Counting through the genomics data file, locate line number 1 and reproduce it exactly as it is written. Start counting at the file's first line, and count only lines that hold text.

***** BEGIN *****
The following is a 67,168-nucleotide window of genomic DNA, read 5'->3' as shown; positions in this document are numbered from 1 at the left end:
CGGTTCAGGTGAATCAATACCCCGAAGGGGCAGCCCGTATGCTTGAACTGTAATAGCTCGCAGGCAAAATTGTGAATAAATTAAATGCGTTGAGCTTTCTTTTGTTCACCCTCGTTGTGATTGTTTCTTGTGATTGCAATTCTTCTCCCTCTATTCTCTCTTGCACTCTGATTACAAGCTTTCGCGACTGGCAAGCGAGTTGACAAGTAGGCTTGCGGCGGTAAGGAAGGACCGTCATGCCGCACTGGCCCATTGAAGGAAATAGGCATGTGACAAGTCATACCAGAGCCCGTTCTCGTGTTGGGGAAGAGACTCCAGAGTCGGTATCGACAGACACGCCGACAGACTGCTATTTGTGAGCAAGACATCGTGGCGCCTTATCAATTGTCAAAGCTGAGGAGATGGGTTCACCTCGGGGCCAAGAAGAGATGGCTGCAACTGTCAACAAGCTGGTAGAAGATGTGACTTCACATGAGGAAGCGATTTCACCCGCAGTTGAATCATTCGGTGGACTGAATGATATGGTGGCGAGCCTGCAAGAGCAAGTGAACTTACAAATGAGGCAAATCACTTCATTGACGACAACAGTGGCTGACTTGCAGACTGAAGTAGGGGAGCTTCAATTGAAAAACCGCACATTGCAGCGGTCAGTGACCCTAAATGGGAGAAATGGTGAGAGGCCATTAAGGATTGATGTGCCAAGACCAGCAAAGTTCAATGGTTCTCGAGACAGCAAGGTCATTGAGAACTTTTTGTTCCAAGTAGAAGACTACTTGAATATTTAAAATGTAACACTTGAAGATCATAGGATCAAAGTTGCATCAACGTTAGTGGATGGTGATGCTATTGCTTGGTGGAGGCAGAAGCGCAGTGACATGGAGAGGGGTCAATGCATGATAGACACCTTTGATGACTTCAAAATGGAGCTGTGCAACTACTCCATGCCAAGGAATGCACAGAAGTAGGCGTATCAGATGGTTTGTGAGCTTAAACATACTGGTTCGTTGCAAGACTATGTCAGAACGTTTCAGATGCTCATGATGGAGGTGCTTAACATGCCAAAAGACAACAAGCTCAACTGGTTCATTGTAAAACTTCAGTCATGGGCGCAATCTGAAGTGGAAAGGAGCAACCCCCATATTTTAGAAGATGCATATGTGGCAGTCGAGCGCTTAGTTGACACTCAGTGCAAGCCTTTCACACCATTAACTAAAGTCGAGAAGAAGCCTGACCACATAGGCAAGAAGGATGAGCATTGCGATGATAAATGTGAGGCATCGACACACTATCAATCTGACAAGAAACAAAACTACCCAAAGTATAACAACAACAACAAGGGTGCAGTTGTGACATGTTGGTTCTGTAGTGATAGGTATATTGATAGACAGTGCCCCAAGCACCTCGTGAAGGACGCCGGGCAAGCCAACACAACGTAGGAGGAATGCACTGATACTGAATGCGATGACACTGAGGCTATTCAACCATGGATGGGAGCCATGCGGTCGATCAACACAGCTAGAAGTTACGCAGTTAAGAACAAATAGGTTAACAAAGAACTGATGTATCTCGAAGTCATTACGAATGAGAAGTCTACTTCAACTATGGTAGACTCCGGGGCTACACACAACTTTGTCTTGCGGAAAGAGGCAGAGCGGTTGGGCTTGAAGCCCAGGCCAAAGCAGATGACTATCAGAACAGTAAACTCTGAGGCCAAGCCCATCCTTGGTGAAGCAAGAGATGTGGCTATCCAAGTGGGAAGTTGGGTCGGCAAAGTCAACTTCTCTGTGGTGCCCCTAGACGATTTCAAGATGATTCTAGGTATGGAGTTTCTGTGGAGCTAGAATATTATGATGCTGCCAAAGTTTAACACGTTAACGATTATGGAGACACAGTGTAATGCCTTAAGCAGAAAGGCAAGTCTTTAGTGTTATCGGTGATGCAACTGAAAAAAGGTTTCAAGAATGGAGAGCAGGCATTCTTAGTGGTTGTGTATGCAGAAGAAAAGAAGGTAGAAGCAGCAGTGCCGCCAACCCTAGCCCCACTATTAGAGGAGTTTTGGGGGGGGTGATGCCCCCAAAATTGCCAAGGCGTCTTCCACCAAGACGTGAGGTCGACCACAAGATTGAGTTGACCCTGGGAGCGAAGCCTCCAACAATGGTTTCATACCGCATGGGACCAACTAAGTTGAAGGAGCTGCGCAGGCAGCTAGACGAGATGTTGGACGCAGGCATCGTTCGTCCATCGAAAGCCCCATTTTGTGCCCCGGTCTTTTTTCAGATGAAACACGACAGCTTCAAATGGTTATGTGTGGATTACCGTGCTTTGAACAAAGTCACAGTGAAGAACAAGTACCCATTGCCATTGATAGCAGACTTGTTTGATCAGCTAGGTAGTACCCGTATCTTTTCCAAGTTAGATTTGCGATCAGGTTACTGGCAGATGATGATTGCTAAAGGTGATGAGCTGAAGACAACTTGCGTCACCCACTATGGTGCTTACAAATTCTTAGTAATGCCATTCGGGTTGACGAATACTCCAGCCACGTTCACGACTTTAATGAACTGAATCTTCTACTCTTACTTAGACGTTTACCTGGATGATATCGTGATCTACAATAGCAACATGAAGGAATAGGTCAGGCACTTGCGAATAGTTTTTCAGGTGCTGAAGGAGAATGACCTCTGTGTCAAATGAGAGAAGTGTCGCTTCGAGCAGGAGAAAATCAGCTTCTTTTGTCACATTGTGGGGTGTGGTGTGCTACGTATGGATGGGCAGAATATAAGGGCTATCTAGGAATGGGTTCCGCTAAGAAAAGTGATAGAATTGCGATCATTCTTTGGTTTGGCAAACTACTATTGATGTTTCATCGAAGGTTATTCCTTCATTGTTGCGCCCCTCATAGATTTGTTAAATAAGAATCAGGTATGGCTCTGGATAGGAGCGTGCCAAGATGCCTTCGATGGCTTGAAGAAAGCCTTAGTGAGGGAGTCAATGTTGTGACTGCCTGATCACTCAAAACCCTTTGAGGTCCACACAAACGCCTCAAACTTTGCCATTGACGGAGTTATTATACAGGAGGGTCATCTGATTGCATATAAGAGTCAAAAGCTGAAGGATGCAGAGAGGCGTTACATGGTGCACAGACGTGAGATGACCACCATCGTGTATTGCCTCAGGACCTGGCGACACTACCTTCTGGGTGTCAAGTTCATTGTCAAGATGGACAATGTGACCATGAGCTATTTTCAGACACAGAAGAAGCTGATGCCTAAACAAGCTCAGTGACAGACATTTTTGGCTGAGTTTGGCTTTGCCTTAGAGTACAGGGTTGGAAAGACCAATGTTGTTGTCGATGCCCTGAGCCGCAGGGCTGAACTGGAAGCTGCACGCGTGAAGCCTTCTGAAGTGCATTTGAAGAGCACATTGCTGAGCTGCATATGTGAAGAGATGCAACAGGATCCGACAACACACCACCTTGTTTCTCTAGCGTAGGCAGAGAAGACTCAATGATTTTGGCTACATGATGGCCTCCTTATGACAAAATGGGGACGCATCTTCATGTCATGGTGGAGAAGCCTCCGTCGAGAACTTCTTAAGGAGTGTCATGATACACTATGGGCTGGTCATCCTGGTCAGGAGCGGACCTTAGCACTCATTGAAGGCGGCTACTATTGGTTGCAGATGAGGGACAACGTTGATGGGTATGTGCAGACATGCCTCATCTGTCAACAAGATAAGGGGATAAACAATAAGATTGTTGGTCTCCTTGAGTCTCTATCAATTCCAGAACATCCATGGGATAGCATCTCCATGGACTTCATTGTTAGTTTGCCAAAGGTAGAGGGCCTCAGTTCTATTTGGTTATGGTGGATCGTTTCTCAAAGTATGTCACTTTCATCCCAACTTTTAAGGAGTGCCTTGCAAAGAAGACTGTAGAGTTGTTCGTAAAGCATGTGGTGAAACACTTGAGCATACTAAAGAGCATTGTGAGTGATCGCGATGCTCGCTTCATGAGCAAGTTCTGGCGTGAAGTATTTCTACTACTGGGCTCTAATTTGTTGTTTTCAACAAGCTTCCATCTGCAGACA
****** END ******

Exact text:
The following is a 67,168-nucleotide window of genomic DNA, read 5'->3' as shown; positions in this document are numbered from 1 at the left end: